In this country, the logic of extremes has always prevailed. That is, an absurdity that gives space only to victories and defeats. Some must be winners, some must be losers. It’s not possible that just once in a while, everyone wins.
There are more than a few who do not hide their satisfaction because UN Secretary-General Antonio Guterres has initiated contacts for the appointment of his envoy on the Cyprus problem.
On the Greek Cypriot side, the satisfaction is widespread since, as they say, beyond the essence, i.e. the resumption of some consultations on the Cyprus problem, President Christodoulides’ insistence on the need to appoint a new envoy has also been vindicated. It is an insistence, they insist on saying, that wants to shake off – and ultimately demonstrate that he does not wish to continue – the obstructionist tactics of his predecessor Nicos Anastasiades.
The matter is certainly not a communications issue and we hope it will not remain as such from the Turkish side, which received the proposed name last week and is conferring on how to respond. The T/Cs want to make clear that they have a role and a say in the appointment of an envoy, believing in this way they enhance their sovereign equality, as they call it. Considering that they have never before been consulted on the appointment of a simple envoy of the Secretary-General, they may be right to think so today.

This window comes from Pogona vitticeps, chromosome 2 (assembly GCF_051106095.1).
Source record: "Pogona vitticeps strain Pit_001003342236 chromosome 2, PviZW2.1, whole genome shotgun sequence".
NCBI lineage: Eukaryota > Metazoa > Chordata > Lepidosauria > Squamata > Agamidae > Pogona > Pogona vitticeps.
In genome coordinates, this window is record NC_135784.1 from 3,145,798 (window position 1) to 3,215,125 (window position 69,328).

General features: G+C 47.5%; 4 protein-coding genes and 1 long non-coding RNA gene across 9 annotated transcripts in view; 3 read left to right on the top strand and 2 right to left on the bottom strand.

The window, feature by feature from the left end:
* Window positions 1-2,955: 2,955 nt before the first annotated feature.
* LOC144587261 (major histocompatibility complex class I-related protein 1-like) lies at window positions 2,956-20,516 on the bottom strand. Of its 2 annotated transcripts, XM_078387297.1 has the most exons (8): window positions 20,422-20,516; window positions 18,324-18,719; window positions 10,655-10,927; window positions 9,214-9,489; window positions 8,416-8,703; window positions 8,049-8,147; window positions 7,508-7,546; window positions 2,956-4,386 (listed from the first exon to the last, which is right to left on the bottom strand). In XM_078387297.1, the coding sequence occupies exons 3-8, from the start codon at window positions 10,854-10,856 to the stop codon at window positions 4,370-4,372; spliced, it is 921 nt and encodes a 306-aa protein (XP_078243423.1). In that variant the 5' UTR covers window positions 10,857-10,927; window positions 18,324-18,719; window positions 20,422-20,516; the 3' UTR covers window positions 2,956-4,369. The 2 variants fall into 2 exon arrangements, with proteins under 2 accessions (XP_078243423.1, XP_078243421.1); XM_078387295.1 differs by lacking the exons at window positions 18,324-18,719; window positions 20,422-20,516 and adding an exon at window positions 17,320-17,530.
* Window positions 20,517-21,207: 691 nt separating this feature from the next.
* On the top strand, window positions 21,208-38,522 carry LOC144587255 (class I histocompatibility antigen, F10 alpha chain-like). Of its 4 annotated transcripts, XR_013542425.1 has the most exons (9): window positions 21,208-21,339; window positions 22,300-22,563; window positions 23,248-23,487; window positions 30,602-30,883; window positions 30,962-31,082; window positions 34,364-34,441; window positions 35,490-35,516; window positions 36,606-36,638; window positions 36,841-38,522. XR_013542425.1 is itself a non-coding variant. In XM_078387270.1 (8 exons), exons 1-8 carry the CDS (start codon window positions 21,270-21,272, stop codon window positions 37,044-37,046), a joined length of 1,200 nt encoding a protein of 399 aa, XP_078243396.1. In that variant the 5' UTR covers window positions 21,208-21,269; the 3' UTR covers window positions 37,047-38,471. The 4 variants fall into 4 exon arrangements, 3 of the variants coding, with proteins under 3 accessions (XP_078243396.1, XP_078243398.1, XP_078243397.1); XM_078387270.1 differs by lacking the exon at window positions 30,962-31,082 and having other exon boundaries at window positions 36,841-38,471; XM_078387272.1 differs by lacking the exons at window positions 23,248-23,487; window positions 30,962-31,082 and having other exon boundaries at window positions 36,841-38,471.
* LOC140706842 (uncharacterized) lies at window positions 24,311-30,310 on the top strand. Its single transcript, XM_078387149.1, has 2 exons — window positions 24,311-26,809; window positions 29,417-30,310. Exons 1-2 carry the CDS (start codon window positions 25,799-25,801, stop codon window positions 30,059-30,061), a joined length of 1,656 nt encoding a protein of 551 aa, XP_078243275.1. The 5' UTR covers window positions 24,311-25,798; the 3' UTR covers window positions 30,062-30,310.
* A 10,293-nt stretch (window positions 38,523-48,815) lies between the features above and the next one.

On the other hand, through our passions and sufferings on the Cyprus problem in the last decades, it would be good to be realistic. From 1964, when U Thant appointed Sakari Tuomioja as mediator, to the period when Antonio Guterres appointed Espen Barth Eide, no envoy was able to approach and resolve the Cyprus problem. Not because it is the most difficult problem facing humanity today, but because Cypriots, Greek Cypriots and Turkish Cypriots, are fundamentally problematic people. We are talking about a bunch of uncultured and self-centred people. Let us not look too far. Let us examine the Pyla agreement and the history of other passages and checkpoints.
* The Turkish Cypriots requested a road from Arsos and one from Pergamos heading towards Pyla to connect with the village, after the opening of the checkpoints, and for access to the free areas. How did the G/C side approach the request? The construction of the road, the public was told, gave the occupation troops a military advantage to control the Ayia Napa-Larnaca highway and Larnaca itself. In short, for ten years now, we have been consistently saying a resounding no to the construction of the road because from the 183 kilometres of ceasefire line in the country, it is only from the Pyla plateau that Turkey will launch a new invasion.
* The Greek Cypriots of Pyrgos have been asking for decades for the opening of the Kokkina road, which would shorten the travel time to and from Nicosia by at least half an hour. They too – like the Turkish Cypriots – invoke humanitarian reasons. Not to get to work faster, but to get to hospitals faster, as the population of the area is ageing. How is the Turkish Cypriot side dealing with this request? It is a military area, they say, so the Greek Cypriots will gain an advantage through the road. Every year, of course, the road works fine for when they fill the buses with narrow-minded Grey Wolves so they can go to Kokkina to commemorate the ongoing division of our country.